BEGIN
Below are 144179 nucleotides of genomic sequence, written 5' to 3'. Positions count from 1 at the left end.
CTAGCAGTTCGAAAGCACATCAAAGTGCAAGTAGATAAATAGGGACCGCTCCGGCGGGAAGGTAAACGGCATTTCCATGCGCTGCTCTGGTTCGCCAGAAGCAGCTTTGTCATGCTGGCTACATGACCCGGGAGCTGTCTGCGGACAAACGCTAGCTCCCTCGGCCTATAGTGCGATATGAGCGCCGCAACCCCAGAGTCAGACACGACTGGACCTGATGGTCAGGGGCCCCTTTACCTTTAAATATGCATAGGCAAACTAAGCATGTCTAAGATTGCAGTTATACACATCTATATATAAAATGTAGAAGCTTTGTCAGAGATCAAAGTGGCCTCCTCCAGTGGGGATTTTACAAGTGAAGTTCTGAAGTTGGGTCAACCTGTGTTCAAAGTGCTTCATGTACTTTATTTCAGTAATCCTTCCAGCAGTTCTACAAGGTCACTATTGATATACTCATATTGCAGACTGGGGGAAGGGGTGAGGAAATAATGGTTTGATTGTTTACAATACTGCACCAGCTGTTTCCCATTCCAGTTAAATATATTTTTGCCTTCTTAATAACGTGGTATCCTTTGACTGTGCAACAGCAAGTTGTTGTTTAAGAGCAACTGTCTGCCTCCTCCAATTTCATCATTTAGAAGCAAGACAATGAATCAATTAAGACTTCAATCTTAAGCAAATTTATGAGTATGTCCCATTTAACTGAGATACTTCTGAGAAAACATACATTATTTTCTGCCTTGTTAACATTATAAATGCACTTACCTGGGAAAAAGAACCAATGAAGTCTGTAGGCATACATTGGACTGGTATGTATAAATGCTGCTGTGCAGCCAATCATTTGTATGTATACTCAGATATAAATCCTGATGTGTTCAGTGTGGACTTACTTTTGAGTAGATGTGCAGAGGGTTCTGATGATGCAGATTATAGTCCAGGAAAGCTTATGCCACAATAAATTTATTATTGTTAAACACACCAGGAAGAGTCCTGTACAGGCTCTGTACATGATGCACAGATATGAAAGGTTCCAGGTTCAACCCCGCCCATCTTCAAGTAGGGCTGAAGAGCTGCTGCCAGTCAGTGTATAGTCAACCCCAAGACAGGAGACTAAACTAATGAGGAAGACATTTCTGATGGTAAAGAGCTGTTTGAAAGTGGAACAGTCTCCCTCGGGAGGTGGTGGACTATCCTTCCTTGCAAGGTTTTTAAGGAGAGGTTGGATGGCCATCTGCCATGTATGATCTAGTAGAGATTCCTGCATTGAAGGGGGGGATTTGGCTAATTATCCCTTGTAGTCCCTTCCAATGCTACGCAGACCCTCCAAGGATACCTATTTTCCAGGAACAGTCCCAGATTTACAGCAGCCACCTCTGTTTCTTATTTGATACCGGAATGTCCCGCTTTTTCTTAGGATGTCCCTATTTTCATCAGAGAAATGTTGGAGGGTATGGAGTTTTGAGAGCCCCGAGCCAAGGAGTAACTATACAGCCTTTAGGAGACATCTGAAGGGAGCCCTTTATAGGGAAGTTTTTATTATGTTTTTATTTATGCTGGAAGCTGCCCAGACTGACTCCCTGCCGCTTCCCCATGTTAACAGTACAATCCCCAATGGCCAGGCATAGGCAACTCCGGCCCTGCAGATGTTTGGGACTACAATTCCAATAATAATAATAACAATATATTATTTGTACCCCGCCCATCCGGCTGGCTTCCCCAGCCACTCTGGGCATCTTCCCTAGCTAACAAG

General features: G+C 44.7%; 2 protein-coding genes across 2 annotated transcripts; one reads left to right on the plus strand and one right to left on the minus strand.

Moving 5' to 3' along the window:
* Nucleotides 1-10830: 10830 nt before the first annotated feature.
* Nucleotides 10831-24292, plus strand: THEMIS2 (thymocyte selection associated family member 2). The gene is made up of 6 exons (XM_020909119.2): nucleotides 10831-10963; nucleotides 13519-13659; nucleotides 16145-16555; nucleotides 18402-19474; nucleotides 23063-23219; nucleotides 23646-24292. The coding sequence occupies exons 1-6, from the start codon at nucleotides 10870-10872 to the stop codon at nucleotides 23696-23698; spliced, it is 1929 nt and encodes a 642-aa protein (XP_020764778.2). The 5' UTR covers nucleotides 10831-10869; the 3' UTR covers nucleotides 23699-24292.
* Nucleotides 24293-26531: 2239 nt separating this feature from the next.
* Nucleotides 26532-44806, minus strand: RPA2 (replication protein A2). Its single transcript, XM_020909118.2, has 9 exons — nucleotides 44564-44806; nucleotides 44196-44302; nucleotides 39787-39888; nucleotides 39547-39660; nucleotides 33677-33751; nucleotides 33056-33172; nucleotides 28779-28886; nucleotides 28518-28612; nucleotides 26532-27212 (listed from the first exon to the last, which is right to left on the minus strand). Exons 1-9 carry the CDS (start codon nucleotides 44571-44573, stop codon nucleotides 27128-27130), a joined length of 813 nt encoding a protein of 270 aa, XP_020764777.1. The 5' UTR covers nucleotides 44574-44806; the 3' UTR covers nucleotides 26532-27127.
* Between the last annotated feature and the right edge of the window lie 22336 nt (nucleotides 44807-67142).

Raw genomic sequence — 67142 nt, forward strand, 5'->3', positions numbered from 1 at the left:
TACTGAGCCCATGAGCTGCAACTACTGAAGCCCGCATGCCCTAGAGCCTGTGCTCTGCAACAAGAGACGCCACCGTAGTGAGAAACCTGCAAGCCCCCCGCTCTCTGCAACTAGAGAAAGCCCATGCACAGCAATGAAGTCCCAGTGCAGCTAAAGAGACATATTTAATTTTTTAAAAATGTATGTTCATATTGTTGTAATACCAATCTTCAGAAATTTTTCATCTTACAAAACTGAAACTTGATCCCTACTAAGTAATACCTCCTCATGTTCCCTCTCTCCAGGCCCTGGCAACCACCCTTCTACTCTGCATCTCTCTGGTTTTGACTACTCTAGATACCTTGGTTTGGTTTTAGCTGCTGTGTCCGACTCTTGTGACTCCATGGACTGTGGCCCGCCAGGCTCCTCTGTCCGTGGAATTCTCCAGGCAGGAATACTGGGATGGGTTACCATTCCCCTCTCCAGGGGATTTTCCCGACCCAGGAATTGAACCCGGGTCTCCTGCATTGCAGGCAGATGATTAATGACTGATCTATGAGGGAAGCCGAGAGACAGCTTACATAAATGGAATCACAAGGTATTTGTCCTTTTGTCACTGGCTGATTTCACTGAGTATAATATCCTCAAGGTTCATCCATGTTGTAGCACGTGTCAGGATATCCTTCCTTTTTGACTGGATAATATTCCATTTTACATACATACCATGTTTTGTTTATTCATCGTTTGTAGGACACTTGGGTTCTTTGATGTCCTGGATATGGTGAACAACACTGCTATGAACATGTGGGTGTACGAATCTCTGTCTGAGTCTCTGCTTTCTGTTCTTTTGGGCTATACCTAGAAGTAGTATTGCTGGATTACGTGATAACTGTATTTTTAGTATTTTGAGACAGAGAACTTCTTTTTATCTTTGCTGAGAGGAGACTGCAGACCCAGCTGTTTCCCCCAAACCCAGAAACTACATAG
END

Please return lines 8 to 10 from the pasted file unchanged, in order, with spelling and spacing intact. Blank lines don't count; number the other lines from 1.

* Nucleotides 26532-44806, minus strand: RPA2 (replication protein A2). Its single transcript, XM_020909118.2, has 9 exons — nucleotides 44564-44806; nucleotides 44196-44302; nucleotides 39787-39888; nucleotides 39547-39660; nucleotides 33677-33751; nucleotides 33056-33172; nucleotides 28779-28886; nucleotides 28518-28612; nucleotides 26532-27212 (listed from the first exon to the last, which is right to left on the minus strand). Exons 1-9 carry the CDS (start codon nucleotides 44571-44573, stop codon nucleotides 27128-27130), a joined length of 813 nt encoding a protein of 270 aa, XP_020764777.1. The 5' UTR covers nucleotides 44574-44806; the 3' UTR covers nucleotides 26532-27127.
* Between the last annotated feature and the right edge of the window lie 22336 nt (nucleotides 44807-67142).

Raw genomic sequence — 67142 nt, forward strand, 5'->3', positions numbered from 1 at the left: